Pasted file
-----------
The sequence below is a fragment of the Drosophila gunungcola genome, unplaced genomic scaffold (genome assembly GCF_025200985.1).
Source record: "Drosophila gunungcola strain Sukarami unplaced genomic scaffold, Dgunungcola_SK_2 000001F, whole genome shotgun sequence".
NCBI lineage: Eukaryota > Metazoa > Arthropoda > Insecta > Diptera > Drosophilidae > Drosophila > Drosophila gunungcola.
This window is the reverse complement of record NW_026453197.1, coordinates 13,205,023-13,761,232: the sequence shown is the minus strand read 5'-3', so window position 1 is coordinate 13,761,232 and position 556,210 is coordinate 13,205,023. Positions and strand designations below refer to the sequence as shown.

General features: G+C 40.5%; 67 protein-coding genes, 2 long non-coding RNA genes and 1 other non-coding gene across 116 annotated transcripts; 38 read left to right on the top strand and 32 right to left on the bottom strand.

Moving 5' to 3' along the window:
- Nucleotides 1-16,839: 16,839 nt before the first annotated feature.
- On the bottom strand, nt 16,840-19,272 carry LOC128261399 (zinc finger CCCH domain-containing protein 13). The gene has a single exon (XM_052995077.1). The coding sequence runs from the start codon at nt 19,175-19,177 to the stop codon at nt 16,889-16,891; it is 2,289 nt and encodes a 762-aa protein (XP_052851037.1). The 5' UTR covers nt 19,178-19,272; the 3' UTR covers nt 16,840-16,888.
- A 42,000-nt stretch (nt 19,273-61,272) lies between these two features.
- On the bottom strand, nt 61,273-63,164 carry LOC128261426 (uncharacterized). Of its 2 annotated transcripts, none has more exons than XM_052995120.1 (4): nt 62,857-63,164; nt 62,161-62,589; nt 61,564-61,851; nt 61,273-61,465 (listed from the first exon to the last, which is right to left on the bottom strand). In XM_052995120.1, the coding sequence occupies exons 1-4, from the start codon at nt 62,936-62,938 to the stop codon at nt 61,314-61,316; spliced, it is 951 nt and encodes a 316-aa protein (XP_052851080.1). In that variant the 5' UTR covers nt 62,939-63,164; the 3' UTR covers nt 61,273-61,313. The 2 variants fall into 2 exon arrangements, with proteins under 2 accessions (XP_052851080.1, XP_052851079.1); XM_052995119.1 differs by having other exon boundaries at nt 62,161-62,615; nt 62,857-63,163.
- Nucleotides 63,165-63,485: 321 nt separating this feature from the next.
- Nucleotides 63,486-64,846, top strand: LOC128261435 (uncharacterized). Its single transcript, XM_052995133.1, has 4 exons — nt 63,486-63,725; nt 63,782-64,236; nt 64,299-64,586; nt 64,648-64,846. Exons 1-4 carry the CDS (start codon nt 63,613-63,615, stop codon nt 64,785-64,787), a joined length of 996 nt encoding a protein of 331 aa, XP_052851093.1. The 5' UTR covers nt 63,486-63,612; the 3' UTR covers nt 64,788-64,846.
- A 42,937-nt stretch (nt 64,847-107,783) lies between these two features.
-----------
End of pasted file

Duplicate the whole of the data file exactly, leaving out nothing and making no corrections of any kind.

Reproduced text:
The sequence below is a fragment of the Drosophila gunungcola genome, unplaced genomic scaffold (genome assembly GCF_025200985.1).
Source record: "Drosophila gunungcola strain Sukarami unplaced genomic scaffold, Dgunungcola_SK_2 000001F, whole genome shotgun sequence".
NCBI lineage: Eukaryota > Metazoa > Arthropoda > Insecta > Diptera > Drosophilidae > Drosophila > Drosophila gunungcola.
This window is the reverse complement of record NW_026453197.1, coordinates 13,205,023-13,761,232: the sequence shown is the minus strand read 5'-3', so window position 1 is coordinate 13,761,232 and position 556,210 is coordinate 13,205,023. Positions and strand designations below refer to the sequence as shown.

General features: G+C 40.5%; 67 protein-coding genes, 2 long non-coding RNA genes and 1 other non-coding gene across 116 annotated transcripts; 38 read left to right on the top strand and 32 right to left on the bottom strand.

Moving 5' to 3' along the window:
- Nucleotides 1-16,839: 16,839 nt before the first annotated feature.
- On the bottom strand, nt 16,840-19,272 carry LOC128261399 (zinc finger CCCH domain-containing protein 13). The gene has a single exon (XM_052995077.1). The coding sequence runs from the start codon at nt 19,175-19,177 to the stop codon at nt 16,889-16,891; it is 2,289 nt and encodes a 762-aa protein (XP_052851037.1). The 5' UTR covers nt 19,178-19,272; the 3' UTR covers nt 16,840-16,888.
- A 42,000-nt stretch (nt 19,273-61,272) lies between these two features.
- On the bottom strand, nt 61,273-63,164 carry LOC128261426 (uncharacterized). Of its 2 annotated transcripts, none has more exons than XM_052995120.1 (4): nt 62,857-63,164; nt 62,161-62,589; nt 61,564-61,851; nt 61,273-61,465 (listed from the first exon to the last, which is right to left on the bottom strand). In XM_052995120.1, the coding sequence occupies exons 1-4, from the start codon at nt 62,936-62,938 to the stop codon at nt 61,314-61,316; spliced, it is 951 nt and encodes a 316-aa protein (XP_052851080.1). In that variant the 5' UTR covers nt 62,939-63,164; the 3' UTR covers nt 61,273-61,313. The 2 variants fall into 2 exon arrangements, with proteins under 2 accessions (XP_052851080.1, XP_052851079.1); XM_052995119.1 differs by having other exon boundaries at nt 62,161-62,615; nt 62,857-63,163.
- Nucleotides 63,165-63,485: 321 nt separating this feature from the next.
- Nucleotides 63,486-64,846, top strand: LOC128261435 (uncharacterized). Its single transcript, XM_052995133.1, has 4 exons — nt 63,486-63,725; nt 63,782-64,236; nt 64,299-64,586; nt 64,648-64,846. Exons 1-4 carry the CDS (start codon nt 63,613-63,615, stop codon nt 64,785-64,787), a joined length of 996 nt encoding a protein of 331 aa, XP_052851093.1. The 5' UTR covers nt 63,486-63,612; the 3' UTR covers nt 64,788-64,846.
- A 42,937-nt stretch (nt 64,847-107,783) lies between these two features.